I happen to prefer DSD to PCM but I don't up sample DSD.

“Since no one >10 can hear over 20kHz, there is no point to listening to something like 192kHz in the first place, if your amp can even properly playback such high frequencies, all you are doing is increasing the chances of driving your tweeter into distortion“

Total BS......

Basically speaking, the higher your bit-depth/sampling rate, the "better" quality recording you’ll get. You just to need make sure your equipment is up to the task.

The 24bit/196khz files on Qobuz sounds much more dynamic over 16bit/44.1kHz files on Tidal.


My long term dealer and I sat in DCS demonstration room and agreed that upsampling to 192, generally but not always, resulted in a better listening experience, and indeed preferable to upsampling to dsd. I have then at home set my DCS upsampler to 192 after I confirmed the findings in my home environment.

I don’t doubt your experience at all. But, the quality and implementation of the DAC analogue stage must be taken into consideration. The article mentions that the rest of the system must be up to the task of clean reproduction. But after upsampling the data, the analogue output stage must be up to the task.
So this exercise should be measured in a case by case basis.YMMV.



You are invited to look up about the Nyquist Theorem which is the basis of all analog to digital encoding. But to cut to the chase regarding sampling rates more is better. To wit the last and some would argue ultimate method of audio digitization is Direct Stream Digital DSD format which samples at 64X CD or 2.8 megahertz and uses one bit quantization.  The huge dump of data bits on optical disc is called SACD. 
I've been considering purchasing a Schiit Bifrot 16 bit DAC for a more modest system. Schiit Audio also offers a multibit Bifrost but I don't know that the added cost would really be justified.
I have a friend who said that in many ways he prefers a lower bit rate, he claims that it's easier for him to listen to. I just believe that so many variables are complex and subjective. Which is why I believe that everyone has a vote and that no one has a veto. After all, isn't that why we're sharing.
Upsampling does not increase resolution it only makes possible to make the filtering easier. The point of 192KHz sampling is not to hear it, but NOT to hear it.
I second the notion that CD re-issues of old vinyl masters is disappointing. But more convenient.
Recording at highest possible resolution makes perfect sense. The Red Book spec was written a very long time ago. Error correction is limited, no real checksums and such a data file can have. The realtime nature of the data stream is also unnecessary. Buffering the data makes it possible to do error checking and corrections.
The purpose of higher resolution formats is not automatically better sound, but the possibility of a more accurate recording. 
More resolution could potentially unmask flaws in the process.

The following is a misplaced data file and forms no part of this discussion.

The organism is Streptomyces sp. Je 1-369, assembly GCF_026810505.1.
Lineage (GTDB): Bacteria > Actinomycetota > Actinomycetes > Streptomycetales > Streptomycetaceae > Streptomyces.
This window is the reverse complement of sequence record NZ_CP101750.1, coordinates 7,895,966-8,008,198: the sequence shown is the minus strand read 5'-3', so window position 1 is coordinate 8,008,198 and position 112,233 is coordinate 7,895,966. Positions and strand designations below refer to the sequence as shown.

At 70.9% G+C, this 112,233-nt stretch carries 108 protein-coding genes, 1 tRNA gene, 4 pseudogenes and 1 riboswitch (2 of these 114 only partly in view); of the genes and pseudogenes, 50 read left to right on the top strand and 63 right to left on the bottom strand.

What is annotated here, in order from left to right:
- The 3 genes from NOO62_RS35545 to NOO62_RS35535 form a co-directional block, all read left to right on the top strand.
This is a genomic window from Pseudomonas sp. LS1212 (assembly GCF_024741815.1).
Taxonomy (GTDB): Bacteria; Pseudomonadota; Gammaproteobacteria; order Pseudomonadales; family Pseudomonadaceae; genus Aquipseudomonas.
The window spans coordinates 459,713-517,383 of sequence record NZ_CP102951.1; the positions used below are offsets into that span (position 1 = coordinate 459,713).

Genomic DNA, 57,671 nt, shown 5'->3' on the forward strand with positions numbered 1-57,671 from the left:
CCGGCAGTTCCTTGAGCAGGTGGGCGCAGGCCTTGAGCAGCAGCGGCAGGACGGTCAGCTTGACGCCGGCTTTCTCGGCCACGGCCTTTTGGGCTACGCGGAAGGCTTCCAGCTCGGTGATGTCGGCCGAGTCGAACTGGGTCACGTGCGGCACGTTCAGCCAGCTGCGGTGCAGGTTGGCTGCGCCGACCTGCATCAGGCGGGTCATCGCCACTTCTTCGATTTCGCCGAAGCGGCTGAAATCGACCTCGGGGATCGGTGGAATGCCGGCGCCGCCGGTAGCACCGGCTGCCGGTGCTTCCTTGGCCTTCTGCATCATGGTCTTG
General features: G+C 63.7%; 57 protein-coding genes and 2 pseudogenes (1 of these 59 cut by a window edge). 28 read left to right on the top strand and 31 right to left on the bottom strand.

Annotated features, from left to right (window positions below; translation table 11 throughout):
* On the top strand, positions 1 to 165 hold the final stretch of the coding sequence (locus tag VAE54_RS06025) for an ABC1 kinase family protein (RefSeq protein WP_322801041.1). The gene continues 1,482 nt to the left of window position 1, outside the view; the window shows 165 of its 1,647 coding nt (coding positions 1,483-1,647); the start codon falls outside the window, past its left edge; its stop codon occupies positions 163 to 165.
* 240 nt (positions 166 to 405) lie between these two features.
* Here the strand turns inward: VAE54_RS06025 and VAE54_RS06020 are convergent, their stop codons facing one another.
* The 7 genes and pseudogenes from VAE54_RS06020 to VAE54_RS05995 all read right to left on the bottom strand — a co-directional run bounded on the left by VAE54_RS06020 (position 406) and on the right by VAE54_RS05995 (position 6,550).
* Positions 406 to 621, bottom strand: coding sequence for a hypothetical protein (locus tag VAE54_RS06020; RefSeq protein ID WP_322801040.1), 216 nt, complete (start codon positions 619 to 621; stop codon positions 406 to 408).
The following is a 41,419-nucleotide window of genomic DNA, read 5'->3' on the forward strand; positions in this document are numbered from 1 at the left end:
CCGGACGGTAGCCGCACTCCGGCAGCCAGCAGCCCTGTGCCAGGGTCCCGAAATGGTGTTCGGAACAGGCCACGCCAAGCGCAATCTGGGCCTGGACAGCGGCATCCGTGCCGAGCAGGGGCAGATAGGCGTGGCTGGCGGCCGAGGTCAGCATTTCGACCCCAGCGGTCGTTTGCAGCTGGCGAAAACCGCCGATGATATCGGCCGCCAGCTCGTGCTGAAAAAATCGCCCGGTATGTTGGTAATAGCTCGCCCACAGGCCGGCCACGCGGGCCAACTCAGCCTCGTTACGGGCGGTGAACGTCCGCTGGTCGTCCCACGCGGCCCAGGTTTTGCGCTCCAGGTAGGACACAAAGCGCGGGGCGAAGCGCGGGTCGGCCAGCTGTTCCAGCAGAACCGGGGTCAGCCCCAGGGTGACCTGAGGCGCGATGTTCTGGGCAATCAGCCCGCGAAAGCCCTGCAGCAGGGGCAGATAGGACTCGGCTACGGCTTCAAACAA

There are plenty of opportunities to screw up a recording regardless of resolution. Very good recordings seem hard to find.
Hundreds of feet of microphone cables are used in recording studios. Is their impact less than the type and placement of the mikes?
I have some great 16/44 recordings on vinyl so i dont think high sampling rates are needed. I cant get those same recordings to sound good on CD unfortunately. 
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Trying to compare diverse systems and their reactions to a single change is somewhat of a fools errand.

The level of complexity introduced by so many different components, not to mention the quality of the source material makes what seems to be a simple comparison very difficult.

Once you get past the vast array of hardware difference, then you get to cords, connectors and wires.

What may affect one system may not be discernable in another.

That does not mean the effect is not very real is some systems, but it may not translate across all systems.  IMHO bad source material, regardless of point of origin is the worst problem we all face.
@goofyfoot

It’s no different for vinyl unless you want the possible distortion that may arise from driving your tweeters higher than they can handle, same distortion as would be for playing the actual vinyl. Not saying all/most vinyl does this, but some do. Disregarding this caveat, it makes no difference.

@lalitk
@tatyana69

Find the error in my logic:

Sampling rate: Due to Nyquist, as long as we are 2x more than what we want to capture, it captures it 100% identically. Impossible for transient response for instance to be better with higher sampling rates, as that by definition means the 44.1 version didn’t sample it 100% identically. One caveat would be how good the filter in your DAC is, but even most cheap DACs don’t attenuate below 19kHz (and especially not more than 0.1dB), and since I doubt you can hear that high, it’s all good.

Bit-depth: All this is means is how large of dynamic range you can have, it describes the noise floor. 16Bit (undithered) has an average noise floor of better than 96dB, dithered brings it up to 110-120dB, 24-Bit is 144dB. Your average treated room has a noise floor of no lower than 30dBC, so that’s limiting you to less than 16Bit anyway.